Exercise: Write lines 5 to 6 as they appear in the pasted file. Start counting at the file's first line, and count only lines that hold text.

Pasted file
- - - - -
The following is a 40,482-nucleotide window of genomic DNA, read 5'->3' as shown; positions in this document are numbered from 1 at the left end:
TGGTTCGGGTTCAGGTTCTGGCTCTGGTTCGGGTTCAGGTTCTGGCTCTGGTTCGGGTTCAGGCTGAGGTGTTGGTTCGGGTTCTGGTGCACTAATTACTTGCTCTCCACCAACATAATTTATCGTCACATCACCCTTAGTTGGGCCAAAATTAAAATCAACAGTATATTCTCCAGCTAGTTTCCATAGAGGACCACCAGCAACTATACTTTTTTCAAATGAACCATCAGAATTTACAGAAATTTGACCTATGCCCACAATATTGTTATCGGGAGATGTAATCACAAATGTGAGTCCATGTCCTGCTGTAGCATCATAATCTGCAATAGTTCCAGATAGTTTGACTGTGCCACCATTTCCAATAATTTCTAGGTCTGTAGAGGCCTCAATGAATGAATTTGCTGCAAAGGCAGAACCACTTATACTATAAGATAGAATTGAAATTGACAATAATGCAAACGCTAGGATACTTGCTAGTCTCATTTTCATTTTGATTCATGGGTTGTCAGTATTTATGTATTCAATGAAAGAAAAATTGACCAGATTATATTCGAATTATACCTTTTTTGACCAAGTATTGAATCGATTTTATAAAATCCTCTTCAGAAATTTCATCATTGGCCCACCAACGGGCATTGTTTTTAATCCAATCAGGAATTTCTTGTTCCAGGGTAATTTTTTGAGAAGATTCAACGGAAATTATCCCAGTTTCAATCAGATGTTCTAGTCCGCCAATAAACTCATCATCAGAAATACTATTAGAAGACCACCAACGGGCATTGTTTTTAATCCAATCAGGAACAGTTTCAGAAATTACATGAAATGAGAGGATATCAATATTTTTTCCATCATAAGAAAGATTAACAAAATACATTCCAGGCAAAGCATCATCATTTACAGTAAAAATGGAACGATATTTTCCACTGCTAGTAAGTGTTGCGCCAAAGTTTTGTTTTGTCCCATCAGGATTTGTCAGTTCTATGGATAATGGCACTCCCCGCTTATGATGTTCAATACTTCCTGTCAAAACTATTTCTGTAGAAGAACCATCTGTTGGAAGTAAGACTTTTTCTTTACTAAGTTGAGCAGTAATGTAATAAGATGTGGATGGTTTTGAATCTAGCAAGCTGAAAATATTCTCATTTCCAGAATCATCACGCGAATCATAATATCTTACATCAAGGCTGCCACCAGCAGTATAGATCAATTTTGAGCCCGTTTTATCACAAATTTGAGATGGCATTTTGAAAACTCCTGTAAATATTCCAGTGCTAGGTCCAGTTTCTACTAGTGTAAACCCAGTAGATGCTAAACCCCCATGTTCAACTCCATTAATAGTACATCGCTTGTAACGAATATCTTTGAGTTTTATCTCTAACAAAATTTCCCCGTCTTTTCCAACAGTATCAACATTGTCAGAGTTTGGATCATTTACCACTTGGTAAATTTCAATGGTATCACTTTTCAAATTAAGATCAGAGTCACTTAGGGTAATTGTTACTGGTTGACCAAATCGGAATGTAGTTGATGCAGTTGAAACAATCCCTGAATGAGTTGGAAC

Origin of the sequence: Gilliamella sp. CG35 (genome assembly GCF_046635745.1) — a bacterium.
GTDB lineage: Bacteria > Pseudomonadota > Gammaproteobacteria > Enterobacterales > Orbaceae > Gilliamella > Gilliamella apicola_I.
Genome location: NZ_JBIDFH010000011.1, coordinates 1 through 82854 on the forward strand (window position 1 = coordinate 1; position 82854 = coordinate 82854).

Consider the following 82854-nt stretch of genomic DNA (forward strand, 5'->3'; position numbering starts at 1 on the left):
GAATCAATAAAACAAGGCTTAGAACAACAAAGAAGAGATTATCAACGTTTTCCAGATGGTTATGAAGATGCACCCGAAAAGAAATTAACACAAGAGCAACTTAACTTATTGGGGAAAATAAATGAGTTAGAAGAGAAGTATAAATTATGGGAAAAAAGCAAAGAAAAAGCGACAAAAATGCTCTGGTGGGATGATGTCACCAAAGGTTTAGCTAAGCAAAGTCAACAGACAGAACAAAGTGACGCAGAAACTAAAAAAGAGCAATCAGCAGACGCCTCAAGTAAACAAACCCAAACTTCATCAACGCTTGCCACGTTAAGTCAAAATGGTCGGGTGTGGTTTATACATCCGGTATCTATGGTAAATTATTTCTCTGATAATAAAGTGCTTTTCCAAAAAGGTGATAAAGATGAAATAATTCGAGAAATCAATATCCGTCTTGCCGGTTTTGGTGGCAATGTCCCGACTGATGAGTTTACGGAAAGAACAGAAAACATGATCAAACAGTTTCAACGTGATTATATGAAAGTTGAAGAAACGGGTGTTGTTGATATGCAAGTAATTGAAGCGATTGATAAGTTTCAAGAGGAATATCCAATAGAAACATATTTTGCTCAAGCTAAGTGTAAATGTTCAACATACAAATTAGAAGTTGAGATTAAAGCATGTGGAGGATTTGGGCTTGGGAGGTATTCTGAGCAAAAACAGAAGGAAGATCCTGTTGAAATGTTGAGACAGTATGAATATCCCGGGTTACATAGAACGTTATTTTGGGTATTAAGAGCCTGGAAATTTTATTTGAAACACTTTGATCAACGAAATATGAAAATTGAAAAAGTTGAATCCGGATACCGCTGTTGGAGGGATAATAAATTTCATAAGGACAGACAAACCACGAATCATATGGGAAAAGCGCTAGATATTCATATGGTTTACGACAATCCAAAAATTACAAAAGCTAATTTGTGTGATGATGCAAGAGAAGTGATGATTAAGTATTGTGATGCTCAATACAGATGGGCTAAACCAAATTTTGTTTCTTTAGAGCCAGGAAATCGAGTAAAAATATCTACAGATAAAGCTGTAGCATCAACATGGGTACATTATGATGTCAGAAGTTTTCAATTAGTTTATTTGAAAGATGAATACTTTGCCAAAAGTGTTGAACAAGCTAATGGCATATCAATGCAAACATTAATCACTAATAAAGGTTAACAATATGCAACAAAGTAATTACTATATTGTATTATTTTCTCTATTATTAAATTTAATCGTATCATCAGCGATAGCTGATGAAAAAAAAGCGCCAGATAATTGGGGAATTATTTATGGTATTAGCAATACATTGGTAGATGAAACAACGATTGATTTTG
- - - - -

Genome location: NZ_JBIDFH010000011.1, coordinates 1 through 82854 on the forward strand (window position 1 = coordinate 1; position 82854 = coordinate 82854).

Consider the following 82854-nt stretch of genomic DNA (forward strand, 5'->3'; position numbering starts at 1 on the left):